Theme parks bounced back in 2022 from pandemic lows with revenue, if not attendance

Category: Lifestyle/Entertainment


Unlocking Word Meanings

Read the following words/expressions found in today’s article.

  1. par / pɑr / (n.) – a level of equality in value or status

    He got promoted because his performance is at par with the senior staff members.

  2. surpass / sərˈpæs / (v.) – to be better or greater than someone or something

    The number of international travelers this year is expected to surpass last year’s record.

  3. bounce back / baʊns bæk / (phrasal v.) – to start succeeding again after a challenging time

    Airline companies are now bouncing back after the pandemic.

  4. tolerance / ˈtɒl ər əns / (n.) – the ability to endure unpleasant or difficult situations

    The teacher has a high tolerance for students’ negative behavior. He doesn’t get impatient easily.

  5. buoy / ˈbu i / (v.) – to keep something at a high level, such as profits, prices, etc.

    The CEO is looking for new business partners that would help to buoy the company’s growth.


Read the text below.

Last year marked a return to normal for the theme park industry around the world with operators reporting revenues, and in some cases attendance, at par or above pre-pandemic levels, according to a new report.

Globally, the theme park industry hit a peak in 2019, the year before the spread of the COVID-19 virus forced many parks and attractions to shut down temporarily and then reopen with restrictions on attendance.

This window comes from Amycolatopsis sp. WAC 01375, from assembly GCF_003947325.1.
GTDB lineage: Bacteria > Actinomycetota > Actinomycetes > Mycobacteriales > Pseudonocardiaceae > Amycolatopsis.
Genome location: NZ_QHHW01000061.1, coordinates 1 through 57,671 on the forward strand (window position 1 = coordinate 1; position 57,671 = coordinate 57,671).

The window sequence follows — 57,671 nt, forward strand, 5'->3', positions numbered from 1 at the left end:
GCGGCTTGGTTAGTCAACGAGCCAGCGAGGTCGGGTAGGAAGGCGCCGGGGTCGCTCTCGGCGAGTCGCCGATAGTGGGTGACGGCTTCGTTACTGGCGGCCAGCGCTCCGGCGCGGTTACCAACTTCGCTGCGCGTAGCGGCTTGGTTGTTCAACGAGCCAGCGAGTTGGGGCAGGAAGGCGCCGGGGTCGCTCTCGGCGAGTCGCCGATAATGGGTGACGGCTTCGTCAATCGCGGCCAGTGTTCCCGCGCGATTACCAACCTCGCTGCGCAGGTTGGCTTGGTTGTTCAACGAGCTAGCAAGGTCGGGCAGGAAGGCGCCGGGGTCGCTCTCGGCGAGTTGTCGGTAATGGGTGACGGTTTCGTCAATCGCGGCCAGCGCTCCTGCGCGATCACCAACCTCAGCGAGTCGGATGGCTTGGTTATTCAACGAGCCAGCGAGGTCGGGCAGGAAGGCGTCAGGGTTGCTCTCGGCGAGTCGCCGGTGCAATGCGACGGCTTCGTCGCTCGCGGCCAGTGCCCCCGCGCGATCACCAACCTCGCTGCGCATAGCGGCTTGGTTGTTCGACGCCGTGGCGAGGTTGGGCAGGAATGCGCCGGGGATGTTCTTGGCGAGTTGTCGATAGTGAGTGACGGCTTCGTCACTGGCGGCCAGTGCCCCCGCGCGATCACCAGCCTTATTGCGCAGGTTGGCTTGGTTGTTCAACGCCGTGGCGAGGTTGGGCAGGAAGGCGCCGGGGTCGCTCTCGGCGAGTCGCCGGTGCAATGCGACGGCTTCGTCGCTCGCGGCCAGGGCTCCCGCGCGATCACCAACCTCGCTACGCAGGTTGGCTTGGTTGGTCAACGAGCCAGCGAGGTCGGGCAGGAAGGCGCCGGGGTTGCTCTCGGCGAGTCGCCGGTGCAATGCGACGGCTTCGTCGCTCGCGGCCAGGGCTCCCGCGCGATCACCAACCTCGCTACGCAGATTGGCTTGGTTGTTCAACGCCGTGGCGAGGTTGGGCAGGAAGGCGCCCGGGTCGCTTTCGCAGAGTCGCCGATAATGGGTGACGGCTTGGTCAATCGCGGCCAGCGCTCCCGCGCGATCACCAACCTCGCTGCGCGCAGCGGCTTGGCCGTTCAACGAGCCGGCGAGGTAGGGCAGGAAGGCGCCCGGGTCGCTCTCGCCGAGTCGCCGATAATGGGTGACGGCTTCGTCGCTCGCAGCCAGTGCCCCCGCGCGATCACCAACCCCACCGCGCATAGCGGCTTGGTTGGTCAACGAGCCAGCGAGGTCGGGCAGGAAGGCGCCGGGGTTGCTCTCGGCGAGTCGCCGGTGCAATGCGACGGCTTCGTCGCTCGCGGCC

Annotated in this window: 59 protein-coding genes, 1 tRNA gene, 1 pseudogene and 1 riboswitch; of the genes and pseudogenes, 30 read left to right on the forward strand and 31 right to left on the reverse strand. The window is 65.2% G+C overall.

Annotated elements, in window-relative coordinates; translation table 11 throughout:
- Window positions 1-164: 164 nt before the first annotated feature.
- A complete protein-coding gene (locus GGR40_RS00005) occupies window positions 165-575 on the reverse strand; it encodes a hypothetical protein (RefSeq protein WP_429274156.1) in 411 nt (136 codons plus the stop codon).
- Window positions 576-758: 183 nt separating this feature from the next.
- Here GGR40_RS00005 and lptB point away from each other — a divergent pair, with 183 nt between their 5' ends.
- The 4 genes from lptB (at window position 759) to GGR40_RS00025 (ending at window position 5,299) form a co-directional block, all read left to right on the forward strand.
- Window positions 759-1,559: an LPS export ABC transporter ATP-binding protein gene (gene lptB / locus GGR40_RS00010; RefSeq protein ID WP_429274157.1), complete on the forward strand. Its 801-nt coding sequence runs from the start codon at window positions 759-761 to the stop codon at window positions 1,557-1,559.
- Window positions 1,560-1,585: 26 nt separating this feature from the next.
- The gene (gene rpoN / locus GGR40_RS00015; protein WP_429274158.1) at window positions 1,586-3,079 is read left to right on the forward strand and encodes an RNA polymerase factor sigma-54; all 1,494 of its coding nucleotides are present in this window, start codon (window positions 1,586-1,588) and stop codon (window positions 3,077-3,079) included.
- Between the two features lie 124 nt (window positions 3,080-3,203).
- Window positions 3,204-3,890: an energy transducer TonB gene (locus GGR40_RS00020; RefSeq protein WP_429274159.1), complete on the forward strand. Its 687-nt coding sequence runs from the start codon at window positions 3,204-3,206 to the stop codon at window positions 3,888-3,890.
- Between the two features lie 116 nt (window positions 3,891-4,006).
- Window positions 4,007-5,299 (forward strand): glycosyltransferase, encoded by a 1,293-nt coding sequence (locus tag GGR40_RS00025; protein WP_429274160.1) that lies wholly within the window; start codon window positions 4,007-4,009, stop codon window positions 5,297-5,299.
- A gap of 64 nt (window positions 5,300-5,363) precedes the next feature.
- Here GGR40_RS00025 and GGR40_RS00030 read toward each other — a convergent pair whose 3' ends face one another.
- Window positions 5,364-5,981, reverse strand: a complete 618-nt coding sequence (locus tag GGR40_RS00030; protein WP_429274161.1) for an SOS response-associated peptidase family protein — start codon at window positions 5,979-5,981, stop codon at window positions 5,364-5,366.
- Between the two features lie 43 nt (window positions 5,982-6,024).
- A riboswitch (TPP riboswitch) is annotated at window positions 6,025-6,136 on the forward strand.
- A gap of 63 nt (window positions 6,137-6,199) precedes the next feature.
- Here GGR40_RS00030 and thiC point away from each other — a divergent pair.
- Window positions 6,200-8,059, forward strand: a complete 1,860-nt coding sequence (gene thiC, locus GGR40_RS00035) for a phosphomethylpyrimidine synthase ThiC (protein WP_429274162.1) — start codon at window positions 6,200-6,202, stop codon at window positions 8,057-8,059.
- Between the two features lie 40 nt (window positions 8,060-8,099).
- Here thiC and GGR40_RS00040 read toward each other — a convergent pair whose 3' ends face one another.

Many operators focused on improving visitor experiences through adapting app-based technologies and that paid off with revenues in 2022 that surpassed 2019 levels, even if attendance had not bounced back in the same way, according to the report by the Themed Entertainment Association and AECOM, the design and engineering firm.

“The pandemic revealed a sophisticated consumer base that is willing to pay more for out-of-home entertainment and experiences. However, consumers also demand more in terms of comfort, ease, quality, and satisfaction,” the report said. “Overall tolerance for big crowds and long waits seems to have gone down.”

The theme parks also found ways to add days for lucrative special events that attracted local visitors such as Halloween celebrations at Universal, Six Flags and Cedar Fair parks. In Orlando, Florida, the theme park capital of the U.S., attendance was driven by domestic visitors rather than international travelers, a segment that was hurt by travel restrictions during the height of the pandemic response. The new Super Nintendo World buoyed attendance for Universal Studios Japan, the report said.

Some of the most attended theme parks were: Disneyland in Anaheim, California, which had 16.8 million visitors, almost double the attendance in 2021 but still below the 18.6 million visitors in 2019; Tokyo Disneyland with 12 million visitors, close to double the numbers from the previous year but still only about two-thirds of 2019’s attendance; Tokyo DisneySea with 10.1 million visitors, a three-quarters jump from 2021 but still down two-thirds from 2019; and Universal Studios Japan with 12.3 million visitors, which was more than doubled the attendance from 2021 but still lagging the 14.5 million visitors in 2019.

This article was provided by The Associated Press.

Viewpoint Discussion

Enjoy a discussion with your tutor.

Discussion A

  • According to the article, overall tolerance for big crowds and long waits seems to have gone down for out-of-home entertainment and experiences. Why do you think this is so? Discuss.
  • Do you have a high or low tolerance for big crowds and long waits? What makes you say so? Discuss.

Discussion B

  • Why do you think some consumers are willing to pay more for out-of-home entertainment and experiences? Discuss.
  • What out-of-home entertainment would you be willing to pay more for (ex. movie theaters, waterparks)? Why? Discuss.